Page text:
Become a ‘Soberhero’ and improve your sporting performance with Go Sober for October

Thousands of ‘Soberheroes’ are going sober this month, as part of the Go Sober for October – aka Stoptober – campaign, in which participants go without alcohol for 31 days to raise funds for Macmillan Cancer Support.

More than 66,500 people are joining in Go Sober for October 2018 and have already collectively raised more than £1,500,000 to help support people facing cancer.

With Stoptober in full swing, we explore the affects consuming alcohol has on fitness levels and sporting performance and how cutting back could help give your exercise and sporting efforts a boost.

Figures from Sport England show that more people are now participating in sport than they did before. However, mixing sport and exercise with alcohol consumption can counter the healthy benefits of exercise in several ways.

Dehydration and alcohol

Alcohol is a diuretic, which leads to dehydration by making the kidneys produce greater amounts of urine. Exercising after alcohol can have a negative affect on the body as it makes the dehydration caused by sweating worse. Staying well hydrated is important when participating in any exercise or sport as a hydrated body circulates greater oxygen and nutrients to the muscles.

As Professor Greg Whyte, a sports performance specialist told Drink Aware:

“Dehydration leads to reduced performance. Hydration also helps control your body temperature so you’re more likely to overheat if you’ve been drinking alcohol.”

Energy levels an alcohol

When the liver is breaking down alcohol, it is unable to produce as much glucose, resulting in lower blood sugar levels and thereby less energy. With less energy, sporting performance is adversely affected.

Alcohol’s effect on the heart rate

Research shows that unusual heart rhythms can be produced for up to two days following a heavy alcohol-drinking session. The heart beating erratically can put additional strain on the body when exercising, thereby negatively affecting performance.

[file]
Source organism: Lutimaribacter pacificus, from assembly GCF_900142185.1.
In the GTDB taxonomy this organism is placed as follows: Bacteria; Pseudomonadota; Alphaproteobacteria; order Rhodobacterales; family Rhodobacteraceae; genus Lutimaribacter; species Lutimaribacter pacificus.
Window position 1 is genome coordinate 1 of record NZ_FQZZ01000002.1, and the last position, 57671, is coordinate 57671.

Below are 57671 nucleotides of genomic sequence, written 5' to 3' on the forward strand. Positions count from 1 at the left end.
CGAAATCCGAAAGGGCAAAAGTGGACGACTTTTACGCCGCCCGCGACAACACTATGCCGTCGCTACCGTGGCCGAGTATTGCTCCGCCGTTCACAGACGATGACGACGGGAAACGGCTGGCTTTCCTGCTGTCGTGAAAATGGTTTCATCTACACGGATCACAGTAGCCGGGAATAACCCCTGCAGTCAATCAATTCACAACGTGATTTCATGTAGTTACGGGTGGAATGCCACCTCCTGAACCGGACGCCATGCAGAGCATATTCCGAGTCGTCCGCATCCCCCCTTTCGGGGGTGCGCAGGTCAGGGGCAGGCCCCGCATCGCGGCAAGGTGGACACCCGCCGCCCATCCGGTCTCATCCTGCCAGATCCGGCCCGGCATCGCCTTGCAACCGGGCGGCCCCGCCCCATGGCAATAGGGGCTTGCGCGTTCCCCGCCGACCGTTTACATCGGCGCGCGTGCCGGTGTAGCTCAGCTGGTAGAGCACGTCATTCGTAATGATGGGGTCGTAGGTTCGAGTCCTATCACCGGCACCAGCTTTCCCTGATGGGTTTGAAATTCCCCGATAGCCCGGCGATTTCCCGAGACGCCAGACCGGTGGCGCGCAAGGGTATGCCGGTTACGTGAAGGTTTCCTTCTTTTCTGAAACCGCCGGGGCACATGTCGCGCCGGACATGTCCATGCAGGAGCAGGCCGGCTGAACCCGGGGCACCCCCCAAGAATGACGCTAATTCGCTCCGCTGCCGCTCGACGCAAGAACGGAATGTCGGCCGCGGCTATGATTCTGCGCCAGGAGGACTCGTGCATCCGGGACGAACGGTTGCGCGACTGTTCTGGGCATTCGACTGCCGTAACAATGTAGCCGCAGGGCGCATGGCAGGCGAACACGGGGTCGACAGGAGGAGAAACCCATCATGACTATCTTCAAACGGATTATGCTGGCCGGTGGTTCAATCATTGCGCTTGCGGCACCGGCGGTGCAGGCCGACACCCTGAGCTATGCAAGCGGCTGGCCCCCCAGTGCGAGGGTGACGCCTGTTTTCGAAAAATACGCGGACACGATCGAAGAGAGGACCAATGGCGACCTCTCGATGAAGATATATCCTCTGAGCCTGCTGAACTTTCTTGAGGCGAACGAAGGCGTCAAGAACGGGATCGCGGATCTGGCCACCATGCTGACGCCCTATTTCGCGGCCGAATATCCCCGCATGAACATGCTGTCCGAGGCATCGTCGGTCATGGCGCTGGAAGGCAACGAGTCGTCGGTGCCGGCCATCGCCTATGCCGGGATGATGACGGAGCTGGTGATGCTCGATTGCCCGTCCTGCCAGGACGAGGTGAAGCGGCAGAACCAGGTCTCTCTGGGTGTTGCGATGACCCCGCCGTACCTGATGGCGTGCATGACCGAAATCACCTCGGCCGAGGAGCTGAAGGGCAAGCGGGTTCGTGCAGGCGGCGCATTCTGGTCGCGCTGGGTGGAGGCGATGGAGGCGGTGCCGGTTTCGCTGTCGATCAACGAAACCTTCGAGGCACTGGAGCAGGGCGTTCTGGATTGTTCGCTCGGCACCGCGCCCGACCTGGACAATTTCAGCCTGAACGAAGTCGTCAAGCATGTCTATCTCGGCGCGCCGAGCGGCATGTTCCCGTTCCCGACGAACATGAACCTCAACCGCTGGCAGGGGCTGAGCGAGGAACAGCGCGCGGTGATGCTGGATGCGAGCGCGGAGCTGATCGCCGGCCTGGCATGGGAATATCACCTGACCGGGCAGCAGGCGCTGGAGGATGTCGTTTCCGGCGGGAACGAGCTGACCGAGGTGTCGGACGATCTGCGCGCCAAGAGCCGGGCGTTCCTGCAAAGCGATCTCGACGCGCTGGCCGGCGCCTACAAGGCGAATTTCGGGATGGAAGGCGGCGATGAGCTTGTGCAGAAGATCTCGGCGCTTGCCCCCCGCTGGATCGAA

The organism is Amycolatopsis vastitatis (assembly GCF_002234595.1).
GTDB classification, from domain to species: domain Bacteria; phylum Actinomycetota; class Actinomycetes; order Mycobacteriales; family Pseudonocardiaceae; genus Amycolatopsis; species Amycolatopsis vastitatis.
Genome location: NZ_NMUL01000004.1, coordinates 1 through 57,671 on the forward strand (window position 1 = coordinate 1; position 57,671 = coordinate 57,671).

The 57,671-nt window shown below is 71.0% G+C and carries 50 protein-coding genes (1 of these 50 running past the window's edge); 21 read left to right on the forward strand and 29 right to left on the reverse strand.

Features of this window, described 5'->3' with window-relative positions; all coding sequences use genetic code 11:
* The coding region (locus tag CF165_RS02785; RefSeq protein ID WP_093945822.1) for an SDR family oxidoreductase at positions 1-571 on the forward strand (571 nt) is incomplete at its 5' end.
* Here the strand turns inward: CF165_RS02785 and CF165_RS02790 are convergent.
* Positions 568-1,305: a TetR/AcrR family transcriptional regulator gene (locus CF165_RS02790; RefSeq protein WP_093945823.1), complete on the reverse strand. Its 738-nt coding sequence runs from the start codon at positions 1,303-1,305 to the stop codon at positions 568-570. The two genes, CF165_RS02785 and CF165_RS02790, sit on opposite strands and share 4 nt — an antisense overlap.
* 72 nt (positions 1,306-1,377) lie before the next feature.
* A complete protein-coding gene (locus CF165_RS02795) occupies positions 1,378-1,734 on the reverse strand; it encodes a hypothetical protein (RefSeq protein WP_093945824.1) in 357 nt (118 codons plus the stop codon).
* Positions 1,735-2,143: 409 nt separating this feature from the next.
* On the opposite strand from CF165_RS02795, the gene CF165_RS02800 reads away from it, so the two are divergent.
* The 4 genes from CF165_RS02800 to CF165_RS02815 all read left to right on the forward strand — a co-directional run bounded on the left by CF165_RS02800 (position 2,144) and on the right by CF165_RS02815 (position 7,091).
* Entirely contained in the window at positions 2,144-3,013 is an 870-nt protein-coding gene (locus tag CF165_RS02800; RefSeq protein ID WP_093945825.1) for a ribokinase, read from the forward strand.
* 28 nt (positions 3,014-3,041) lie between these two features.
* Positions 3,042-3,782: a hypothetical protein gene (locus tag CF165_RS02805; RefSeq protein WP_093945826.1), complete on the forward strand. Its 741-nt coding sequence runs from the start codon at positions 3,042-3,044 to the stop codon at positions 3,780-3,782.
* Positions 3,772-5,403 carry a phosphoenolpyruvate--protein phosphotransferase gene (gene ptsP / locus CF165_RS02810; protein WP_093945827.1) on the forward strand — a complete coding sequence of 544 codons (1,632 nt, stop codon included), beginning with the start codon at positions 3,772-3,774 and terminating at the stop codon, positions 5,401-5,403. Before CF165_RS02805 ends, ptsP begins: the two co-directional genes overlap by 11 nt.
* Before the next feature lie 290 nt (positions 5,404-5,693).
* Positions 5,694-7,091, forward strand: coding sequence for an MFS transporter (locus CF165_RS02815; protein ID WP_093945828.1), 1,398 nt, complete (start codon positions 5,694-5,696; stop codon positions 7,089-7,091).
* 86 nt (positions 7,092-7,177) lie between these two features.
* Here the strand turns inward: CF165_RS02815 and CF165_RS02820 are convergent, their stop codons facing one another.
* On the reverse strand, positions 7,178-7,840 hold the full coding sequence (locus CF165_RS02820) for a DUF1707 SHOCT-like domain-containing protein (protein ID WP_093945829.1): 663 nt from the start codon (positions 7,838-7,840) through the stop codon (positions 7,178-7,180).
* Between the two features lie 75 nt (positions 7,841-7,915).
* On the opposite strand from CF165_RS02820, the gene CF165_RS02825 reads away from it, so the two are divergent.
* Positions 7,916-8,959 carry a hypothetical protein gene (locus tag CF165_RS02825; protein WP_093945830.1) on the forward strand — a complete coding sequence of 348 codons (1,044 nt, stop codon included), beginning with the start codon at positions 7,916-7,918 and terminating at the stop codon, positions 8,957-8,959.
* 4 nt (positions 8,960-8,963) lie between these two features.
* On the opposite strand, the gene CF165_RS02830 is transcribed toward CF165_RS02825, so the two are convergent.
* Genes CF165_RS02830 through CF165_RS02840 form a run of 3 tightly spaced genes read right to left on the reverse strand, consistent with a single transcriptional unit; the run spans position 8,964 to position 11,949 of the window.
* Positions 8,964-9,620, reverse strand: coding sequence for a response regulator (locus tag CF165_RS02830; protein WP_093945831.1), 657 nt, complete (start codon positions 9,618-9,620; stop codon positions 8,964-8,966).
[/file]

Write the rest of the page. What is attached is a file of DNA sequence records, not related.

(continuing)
Long-term effects of alcohol on the body

As well as having immediate adverse effects on the body when exercising, regular and heavy alcohol consumption puts long-term potential risks on the body, including:

  • Liver disease
  • Cancer
  • Heart disease

Counting alcohol units

The concept on counting the number of units we consume to help us cut down was first introduced in 1987. Both men and women are advised not to drink more than 14 units of alcohol a week on a regular basis.

If you want to cut back on the amount of alcohol you consume, whether to improve your sporting performance or to give your health a boost, it’s not too late to take part in Go Sober for October.

Like the Go Sober for October campaign, sports clubs and leisure centres do a fabulous job in promoting healthier living by encouraging people of all ages and abilities to get involved in exercise and sport.

No matter where a sports club is located and what sports it offers, it is vital such facilities have the right insurance in place in case accidents occur at the venue.

To find out about our Sports and Leisure insurance products, get in touch with Nelson Policies at Lloyd’s friendly team of Sport & Leisure insurance experts.

Nelson Sport & Leisure

Tel: 0203 058 2495

Email: Sportleisure@nelsonpolicies.co.uk

 

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